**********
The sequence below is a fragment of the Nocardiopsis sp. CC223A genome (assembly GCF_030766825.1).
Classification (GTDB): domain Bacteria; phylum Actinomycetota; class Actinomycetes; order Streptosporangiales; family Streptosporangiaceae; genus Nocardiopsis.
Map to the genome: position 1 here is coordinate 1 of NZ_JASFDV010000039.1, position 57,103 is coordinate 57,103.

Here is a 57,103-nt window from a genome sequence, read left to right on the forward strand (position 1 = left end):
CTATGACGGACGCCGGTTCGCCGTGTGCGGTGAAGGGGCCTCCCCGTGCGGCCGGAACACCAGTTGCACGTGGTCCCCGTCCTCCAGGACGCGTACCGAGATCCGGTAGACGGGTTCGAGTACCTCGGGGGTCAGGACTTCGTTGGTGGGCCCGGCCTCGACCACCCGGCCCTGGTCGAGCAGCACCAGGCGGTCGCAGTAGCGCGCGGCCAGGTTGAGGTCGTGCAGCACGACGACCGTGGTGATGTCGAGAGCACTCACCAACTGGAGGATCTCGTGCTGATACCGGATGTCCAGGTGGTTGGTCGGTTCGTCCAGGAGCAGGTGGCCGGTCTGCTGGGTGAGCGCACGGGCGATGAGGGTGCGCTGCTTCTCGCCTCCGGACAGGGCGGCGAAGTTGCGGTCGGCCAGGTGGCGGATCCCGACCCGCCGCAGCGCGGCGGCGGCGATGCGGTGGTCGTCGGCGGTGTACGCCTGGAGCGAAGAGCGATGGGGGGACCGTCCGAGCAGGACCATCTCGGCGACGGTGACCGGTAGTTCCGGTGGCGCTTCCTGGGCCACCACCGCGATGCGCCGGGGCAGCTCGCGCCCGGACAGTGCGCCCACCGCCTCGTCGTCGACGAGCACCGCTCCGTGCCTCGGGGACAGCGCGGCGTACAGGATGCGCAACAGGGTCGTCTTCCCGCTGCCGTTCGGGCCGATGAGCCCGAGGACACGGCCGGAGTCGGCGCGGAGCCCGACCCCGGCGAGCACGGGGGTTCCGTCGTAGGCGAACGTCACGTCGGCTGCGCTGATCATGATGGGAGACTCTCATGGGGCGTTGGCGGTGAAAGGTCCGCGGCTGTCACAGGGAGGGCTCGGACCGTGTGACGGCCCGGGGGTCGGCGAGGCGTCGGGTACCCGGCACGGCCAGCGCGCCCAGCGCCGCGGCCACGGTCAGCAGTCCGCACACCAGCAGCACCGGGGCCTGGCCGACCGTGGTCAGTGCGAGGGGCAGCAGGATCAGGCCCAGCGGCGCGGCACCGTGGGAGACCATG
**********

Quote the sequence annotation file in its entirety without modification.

The sequence below is a fragment of the Nocardiopsis sp. CC223A genome (assembly GCF_030766825.1).
Classification (GTDB): domain Bacteria; phylum Actinomycetota; class Actinomycetes; order Streptosporangiales; family Streptosporangiaceae; genus Nocardiopsis.
Map to the genome: position 1 here is coordinate 1 of NZ_JASFDV010000039.1, position 57,103 is coordinate 57,103.

Here is a 57,103-nt window from a genome sequence, read left to right on the forward strand (position 1 = left end):
CTATGACGGACGCCGGTTCGCCGTGTGCGGTGAAGGGGCCTCCCCGTGCGGCCGGAACACCAGTTGCACGTGGTCCCCGTCCTCCAGGACGCGTACCGAGATCCGGTAGACGGGTTCGAGTACCTCGGGGGTCAGGACTTCGTTGGTGGGCCCGGCCTCGACCACCCGGCCCTGGTCGAGCAGCACCAGGCGGTCGCAGTAGCGCGCGGCCAGGTTGAGGTCGTGCAGCACGACGACCGTGGTGATGTCGAGAGCACTCACCAACTGGAGGATCTCGTGCTGATACCGGATGTCCAGGTGGTTGGTCGGTTCGTCCAGGAGCAGGTGGCCGGTCTGCTGGGTGAGCGCACGGGCGATGAGGGTGCGCTGCTTCTCGCCTCCGGACAGGGCGGCGAAGTTGCGGTCGGCCAGGTGGCGGATCCCGACCCGCCGCAGCGCGGCGGCGGCGATGCGGTGGTCGTCGGCGGTGTACGCCTGGAGCGAAGAGCGATGGGGGGACCGTCCGAGCAGGACCATCTCGGCGACGGTGACCGGTAGTTCCGGTGGCGCTTCCTGGGCCACCACCGCGATGCGCCGGGGCAGCTCGCGCCCGGACAGTGCGCCCACCGCCTCGTCGTCGACGAGCACCGCTCCGTGCCTCGGGGACAGCGCGGCGTACAGGATGCGCAACAGGGTCGTCTTCCCGCTGCCGTTCGGGCCGATGAGCCCGAGGACACGGCCGGAGTCGGCGCGGAGCCCGACCCCGGCGAGCACGGGGGTTCCGTCGTAGGCGAACGTCACGTCGGCTGCGCTGATCATGATGGGAGACTCTCATGGGGCGTTGGCGGTGAAAGGTCCGCGGCTGTCACAGGGAGGGCTCGGACCGTGTGACGGCCCGGGGGTCGGCGAGGCGTCGGGTACCCGGCACGGCCAGCGCGCCCAGCGCCGCGGCCACGGTCAGCAGTCCGCACACCAGCAGCACCGGGGCCTGGCCGACCGTGGTCAGTGCGAGGGGCAGCAGGATCAGGCCCAGCGGCGCGGCACCGTGGGAGACCATG